All of the sleight and moves are from eBooks already written, just in a different combination. I can 'cut/paste' most of a new eBook.

thanks, guy ...
"the more one pretends at magic, the more awe and wonder will be found in real life." Arnold Furst

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1KJ
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Quote:
On Aug 6, 2022, funsway wrote:
Quote:
On Aug 4, 2022, 1KJ wrote:

Yes, I created a coin pouch that I use for my "imaginary coins across". I show the pouch empty and then pour the imaginary coins into someone's hand. I then take the imaginary coins from them, and one by one, they go from hand to hand. I pretend like some can see it.. the smarter ones. I then offer to do it again, but in slow motion, and three silver dollars appear one at a time.
kj


This post has inspired me to rework an old effect as a Scaffold opener for walk-around/table hopping. But , even the pouch will be imaginary.
Getting audience members to play an imaginary game with objects they pretend to handle is very powerful engagement.

Methinks I will use poker chips that can be gifted away at the end with 3-4 spectators involved in "imagination made real."

Empty hands - an imaginary stack of R,B,W chips. Spectators 'hold' these imaginary chips and decide on the color order of the stack, even hold your wrist with empty hand now in a fist.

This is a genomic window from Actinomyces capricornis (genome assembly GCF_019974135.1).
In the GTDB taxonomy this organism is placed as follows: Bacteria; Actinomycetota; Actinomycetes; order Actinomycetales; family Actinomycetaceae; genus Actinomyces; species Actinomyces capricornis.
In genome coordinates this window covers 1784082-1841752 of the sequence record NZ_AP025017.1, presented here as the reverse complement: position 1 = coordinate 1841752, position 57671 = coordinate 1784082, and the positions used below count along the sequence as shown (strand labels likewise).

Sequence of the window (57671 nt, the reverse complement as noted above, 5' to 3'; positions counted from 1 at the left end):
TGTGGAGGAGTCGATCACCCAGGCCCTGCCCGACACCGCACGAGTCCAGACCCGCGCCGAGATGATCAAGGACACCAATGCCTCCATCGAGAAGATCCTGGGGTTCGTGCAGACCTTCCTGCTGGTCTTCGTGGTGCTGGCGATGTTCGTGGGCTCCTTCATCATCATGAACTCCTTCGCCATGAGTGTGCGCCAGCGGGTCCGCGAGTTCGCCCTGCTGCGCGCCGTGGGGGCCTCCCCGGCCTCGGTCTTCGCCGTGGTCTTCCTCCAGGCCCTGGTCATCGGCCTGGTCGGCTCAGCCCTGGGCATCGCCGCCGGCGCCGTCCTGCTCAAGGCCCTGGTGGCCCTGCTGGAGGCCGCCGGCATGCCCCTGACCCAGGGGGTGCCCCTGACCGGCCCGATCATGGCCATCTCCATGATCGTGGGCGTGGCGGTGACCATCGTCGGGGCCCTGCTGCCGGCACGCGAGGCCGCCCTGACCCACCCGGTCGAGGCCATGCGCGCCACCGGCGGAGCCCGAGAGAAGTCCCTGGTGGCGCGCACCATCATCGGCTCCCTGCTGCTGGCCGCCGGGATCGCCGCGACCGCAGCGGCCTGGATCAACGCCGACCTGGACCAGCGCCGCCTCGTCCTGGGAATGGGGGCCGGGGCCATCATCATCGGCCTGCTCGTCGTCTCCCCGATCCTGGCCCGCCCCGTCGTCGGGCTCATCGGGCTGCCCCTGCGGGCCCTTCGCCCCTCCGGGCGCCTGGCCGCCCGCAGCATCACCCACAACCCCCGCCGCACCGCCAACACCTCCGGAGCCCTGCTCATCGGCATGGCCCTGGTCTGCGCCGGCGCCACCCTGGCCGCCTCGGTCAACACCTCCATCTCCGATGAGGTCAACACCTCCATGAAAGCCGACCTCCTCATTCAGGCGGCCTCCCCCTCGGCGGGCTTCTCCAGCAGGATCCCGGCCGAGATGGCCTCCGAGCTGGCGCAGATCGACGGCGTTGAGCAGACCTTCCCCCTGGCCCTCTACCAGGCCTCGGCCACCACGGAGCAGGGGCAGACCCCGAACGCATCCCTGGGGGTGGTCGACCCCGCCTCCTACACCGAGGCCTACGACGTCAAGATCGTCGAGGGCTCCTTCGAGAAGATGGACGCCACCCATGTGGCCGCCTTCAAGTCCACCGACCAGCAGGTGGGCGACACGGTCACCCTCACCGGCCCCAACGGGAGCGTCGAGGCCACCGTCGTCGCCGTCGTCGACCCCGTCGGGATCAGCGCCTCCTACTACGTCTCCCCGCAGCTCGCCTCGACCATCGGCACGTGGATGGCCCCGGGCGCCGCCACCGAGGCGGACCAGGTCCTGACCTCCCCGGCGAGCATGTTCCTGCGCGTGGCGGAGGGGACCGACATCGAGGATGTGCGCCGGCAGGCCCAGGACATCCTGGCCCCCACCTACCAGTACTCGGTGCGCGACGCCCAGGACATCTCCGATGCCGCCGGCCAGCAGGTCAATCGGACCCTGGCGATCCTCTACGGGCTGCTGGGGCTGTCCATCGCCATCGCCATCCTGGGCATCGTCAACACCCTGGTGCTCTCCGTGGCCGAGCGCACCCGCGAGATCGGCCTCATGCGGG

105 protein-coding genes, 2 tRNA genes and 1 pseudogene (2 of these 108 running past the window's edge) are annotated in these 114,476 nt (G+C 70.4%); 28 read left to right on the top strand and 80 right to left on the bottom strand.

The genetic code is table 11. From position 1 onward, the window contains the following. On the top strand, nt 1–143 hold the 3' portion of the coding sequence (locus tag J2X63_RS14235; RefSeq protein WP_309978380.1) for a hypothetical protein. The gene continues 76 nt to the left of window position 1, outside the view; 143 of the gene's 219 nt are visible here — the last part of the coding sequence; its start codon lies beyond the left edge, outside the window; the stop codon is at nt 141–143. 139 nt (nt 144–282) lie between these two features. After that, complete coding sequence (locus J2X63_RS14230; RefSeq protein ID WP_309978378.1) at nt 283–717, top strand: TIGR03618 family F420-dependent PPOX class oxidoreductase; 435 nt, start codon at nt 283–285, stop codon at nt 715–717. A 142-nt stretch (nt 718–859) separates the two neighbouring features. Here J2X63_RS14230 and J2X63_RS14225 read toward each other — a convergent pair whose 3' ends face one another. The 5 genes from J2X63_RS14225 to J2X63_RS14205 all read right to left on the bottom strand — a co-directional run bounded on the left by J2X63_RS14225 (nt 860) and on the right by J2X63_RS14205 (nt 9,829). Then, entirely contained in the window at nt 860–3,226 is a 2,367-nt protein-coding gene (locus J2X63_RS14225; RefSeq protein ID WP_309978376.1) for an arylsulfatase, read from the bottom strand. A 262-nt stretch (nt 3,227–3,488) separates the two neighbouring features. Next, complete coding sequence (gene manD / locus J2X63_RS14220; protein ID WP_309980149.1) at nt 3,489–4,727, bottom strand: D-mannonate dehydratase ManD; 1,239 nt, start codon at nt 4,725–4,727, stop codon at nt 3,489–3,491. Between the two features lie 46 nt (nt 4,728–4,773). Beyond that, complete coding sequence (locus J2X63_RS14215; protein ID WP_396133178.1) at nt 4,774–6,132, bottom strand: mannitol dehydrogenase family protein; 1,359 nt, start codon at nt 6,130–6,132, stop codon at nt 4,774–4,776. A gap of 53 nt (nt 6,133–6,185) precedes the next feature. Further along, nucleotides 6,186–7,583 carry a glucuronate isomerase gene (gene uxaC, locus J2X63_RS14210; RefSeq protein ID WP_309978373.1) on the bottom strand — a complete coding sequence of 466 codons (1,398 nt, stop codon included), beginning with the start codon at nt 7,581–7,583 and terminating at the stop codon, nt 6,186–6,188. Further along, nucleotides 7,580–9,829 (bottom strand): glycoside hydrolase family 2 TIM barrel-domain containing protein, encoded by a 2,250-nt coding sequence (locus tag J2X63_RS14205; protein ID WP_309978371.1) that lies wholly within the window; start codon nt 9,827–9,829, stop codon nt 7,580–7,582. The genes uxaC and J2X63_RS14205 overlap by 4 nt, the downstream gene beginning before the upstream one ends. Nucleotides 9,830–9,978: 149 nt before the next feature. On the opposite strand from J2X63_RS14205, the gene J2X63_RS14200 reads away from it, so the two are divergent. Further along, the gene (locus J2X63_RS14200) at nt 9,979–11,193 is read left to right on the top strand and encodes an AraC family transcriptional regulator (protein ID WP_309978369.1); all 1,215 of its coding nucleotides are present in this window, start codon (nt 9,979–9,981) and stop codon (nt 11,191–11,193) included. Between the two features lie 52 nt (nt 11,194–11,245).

No movement to the body or gimmicks. The hand is opened to reveal an actual stack in the chosen color order. These are immediately handed out

The best part is that you now have enough information about this particular audience to shift to 'strong magic', mentalism, weird science, stop or schedule a later effect.

Could use C/S/B coins but can't give them away. The color of the chips could vary as to story or nationality, e.g. Green, Orange, Black for an Irish theme.

All of the sleight and moves are from eBooks already written, just in a different combination. I can 'cut/paste' most of a new eBook.

thanks, guy ...


Wow! Speaking of inspiration, your routine sounds a lot better than mine. I might have to rethink my routine. If you have a video of your routine, I would love to see it.
KJ